"Barbapapa" should sound heavy, maybe even unpleasant. But it doesn't: despite the skronk of its mechanized percussion, its spooky minor chord synth stabs, and the diagetic scream that cut across the song's mechanical layers, "Barbapapa" is industrial music at its most infectious, at its most benevolent. Unearthed and reissued by Unseen Worlds, the track is part of a Frühe Jahre, a compilation of experimentalist C-Schulz's early work that showcases the musician's fluency with genres as disparate as noise and modern classical. On "Barbapapa," as drum machines squelch into place, Schulz's tools seem to sway into assembly as he refurbishes the harshness of industrial music into something more akin to the funky bounce of acid jazz. In the swirl of chug and chortle that C-Schulz conjures here, man, machine, and magic meld in a euphoric singularity—one that rewires apocalyptic anxieties and channels its clanking energy into a vision of pure play.
Sam O.B. and Miles Francis purvey a rare sort of pop music, one as whirringly complex as it is delightfully sweet. Though the two New York-based musicians deviate stylistically—Sam O.B.'s atmospheric tropicalia luxuriates in a loungy lavishness, while Francis' off-kilter avant-pop bounces with a syncopated ecstasy—their R&B-inflected sounds both sashay with a catchy confidence. Ahead of their performances on July 15 at Sunnyvale, the two like-minded artists took a moment to remix each other's biggest songs for us here at AdHoc and talk through their respective processes. We are really psyched to premiere their remixes, a playlist of all the tracks included can be found here.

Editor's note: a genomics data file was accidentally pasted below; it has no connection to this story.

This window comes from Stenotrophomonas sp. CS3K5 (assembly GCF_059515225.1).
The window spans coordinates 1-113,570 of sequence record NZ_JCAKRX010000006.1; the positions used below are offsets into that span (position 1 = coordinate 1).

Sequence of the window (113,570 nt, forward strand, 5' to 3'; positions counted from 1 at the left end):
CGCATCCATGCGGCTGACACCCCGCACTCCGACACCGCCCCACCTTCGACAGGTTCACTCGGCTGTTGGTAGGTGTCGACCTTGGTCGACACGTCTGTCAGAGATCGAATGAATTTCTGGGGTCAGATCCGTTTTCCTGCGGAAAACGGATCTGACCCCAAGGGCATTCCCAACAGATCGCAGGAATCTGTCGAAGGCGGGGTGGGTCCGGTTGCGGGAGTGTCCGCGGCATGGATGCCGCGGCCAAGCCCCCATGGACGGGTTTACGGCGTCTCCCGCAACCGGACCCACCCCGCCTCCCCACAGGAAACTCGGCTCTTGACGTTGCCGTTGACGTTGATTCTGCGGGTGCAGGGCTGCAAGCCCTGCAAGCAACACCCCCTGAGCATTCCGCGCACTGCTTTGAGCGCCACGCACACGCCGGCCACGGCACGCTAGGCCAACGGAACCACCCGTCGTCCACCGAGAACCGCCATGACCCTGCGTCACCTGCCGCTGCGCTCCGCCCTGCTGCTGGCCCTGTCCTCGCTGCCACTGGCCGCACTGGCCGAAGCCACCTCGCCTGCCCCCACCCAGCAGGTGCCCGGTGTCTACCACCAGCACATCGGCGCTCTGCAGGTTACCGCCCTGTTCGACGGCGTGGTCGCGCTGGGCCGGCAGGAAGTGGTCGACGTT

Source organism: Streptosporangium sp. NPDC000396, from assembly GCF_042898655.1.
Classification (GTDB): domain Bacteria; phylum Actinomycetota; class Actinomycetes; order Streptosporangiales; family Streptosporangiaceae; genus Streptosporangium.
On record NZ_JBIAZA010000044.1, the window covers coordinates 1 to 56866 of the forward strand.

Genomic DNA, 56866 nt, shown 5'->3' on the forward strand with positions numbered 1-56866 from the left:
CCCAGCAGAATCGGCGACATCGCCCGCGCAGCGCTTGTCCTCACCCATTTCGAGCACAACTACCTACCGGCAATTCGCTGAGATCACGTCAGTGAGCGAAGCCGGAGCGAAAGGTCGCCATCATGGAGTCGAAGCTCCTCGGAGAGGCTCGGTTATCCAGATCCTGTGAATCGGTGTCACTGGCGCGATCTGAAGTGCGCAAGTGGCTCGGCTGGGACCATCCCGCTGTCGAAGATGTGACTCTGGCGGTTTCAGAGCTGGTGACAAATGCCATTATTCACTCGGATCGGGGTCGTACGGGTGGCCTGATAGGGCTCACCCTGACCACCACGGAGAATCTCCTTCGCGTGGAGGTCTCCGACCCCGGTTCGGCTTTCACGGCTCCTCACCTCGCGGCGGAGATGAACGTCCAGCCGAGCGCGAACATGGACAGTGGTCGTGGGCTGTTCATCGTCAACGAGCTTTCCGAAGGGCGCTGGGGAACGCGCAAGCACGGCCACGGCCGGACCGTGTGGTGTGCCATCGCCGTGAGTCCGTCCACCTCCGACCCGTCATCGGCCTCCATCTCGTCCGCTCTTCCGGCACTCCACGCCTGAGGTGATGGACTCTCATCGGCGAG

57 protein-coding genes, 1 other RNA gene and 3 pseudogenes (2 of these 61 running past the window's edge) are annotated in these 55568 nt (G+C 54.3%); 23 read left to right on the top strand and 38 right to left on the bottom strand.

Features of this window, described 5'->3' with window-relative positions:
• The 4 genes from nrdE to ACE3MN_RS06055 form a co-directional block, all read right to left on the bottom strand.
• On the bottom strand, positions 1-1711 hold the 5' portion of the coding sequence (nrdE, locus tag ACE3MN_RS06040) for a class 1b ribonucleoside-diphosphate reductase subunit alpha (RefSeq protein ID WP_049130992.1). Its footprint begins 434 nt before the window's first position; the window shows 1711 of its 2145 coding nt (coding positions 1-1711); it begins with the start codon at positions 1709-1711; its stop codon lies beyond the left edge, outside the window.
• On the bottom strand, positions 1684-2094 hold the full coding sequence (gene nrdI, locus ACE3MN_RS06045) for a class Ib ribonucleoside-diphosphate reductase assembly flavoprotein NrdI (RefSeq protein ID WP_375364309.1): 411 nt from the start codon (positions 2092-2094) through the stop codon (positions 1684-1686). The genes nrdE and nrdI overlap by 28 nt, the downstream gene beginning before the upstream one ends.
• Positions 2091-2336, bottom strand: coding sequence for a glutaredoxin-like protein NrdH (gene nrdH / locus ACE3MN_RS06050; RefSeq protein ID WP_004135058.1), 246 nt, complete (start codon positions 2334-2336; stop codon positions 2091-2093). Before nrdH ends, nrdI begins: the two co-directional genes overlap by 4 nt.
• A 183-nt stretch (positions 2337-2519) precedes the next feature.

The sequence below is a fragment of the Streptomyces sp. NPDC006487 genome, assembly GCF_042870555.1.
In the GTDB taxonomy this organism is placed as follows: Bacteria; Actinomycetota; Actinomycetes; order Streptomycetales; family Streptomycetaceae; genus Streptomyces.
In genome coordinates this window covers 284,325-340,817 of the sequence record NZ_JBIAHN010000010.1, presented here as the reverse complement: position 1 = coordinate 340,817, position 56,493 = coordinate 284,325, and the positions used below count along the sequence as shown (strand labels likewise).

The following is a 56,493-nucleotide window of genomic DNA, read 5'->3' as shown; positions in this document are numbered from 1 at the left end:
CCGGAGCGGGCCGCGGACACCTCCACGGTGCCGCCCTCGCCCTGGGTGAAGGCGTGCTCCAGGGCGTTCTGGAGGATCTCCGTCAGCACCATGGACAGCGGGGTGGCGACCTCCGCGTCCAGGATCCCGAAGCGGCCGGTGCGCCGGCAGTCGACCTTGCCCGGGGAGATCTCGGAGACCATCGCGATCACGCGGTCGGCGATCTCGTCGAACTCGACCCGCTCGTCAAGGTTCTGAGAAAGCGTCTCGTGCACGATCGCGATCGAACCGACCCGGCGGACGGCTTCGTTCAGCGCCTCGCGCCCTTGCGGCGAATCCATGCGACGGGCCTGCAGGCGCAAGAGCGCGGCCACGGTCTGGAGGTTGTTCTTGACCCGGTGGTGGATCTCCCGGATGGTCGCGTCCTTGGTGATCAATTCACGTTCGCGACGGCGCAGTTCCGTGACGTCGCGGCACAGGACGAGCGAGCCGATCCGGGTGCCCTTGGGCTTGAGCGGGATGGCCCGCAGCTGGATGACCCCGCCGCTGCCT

Sam O.B.: What was the inspiration behind "You're A Star" (specifically lyrically)?
Miles Francis: The music came first with "You're a Star": I recorded the tom-toms for 4 minutes straight and built the song on top of it. The lyrics are sung from two angles: encouraged and pessimistic. I tried to articulate the crazy balancing act of being an artist right now. We commit our lives to music, but we also commit to getting our art out there no matter what, to working every day to become more established and well-known—all while retaining the genuine inspiration and motivation to create our songs in the first place. When the moment comes that you are "chosen," and the light is shining on you, you better be ready for it—because it turns out that every next step opens up a hundred more steps after it. All of this is to say: keep your head down and keep going, you're a star no matter what. That's the encouraging side of the song. If you focus so much on where you stand, where you're going, and seeking fleeting validation, it completely takes you away from what you're doing. That's where I wrote the song from, and the circular opening sentence inspired the rest of the lyrics: "All the things that I want to do with me hold back from doing the things I wanna do."
The Euglossine Bee is an insect whose burnished exoskeleton glints. Flitting in and out of their erratic pollination patterns, the bees adorn flora like jewelry, gilded and opalescent. Rather than collecting nectar from the orchids they visit, male Euglossine Bees instead apply pollen as a cologne, extending their opulence to the realm of the olfactory. Gainesville, Florida-based musician Tristan Whitehill, better known as Euglossine, makes music just as bedazzled as the homonymous hymenoptera. On Sharp Time, his latest record for Orange Milk, Whitehill further lavishes plush synth sounds and pathways, ladling redolent hums and stabs into viscous forms too slippery to crystallize. Perhaps most emblematic of Euglossine's indulgent meanderings and becomings, "Phenomenological Manifold" stages the insectile flutterings and shimmerings across its generous 13-minute runtime. Bedizened with plodding lounge guitar and trickling arpeggiation, the track offers a winding, multifaceted experience across sensations—the very manifold encounters with twinkling and resplendent phenomena that the song's title promises. Glossy and thick, Euglossine's sonics transmute into perfume, fragrant with luxury and luster fit for the ostentatious bees of the same name.
Euglossine's syrupy Sharp Time touches down on July 21 via Orange Milk.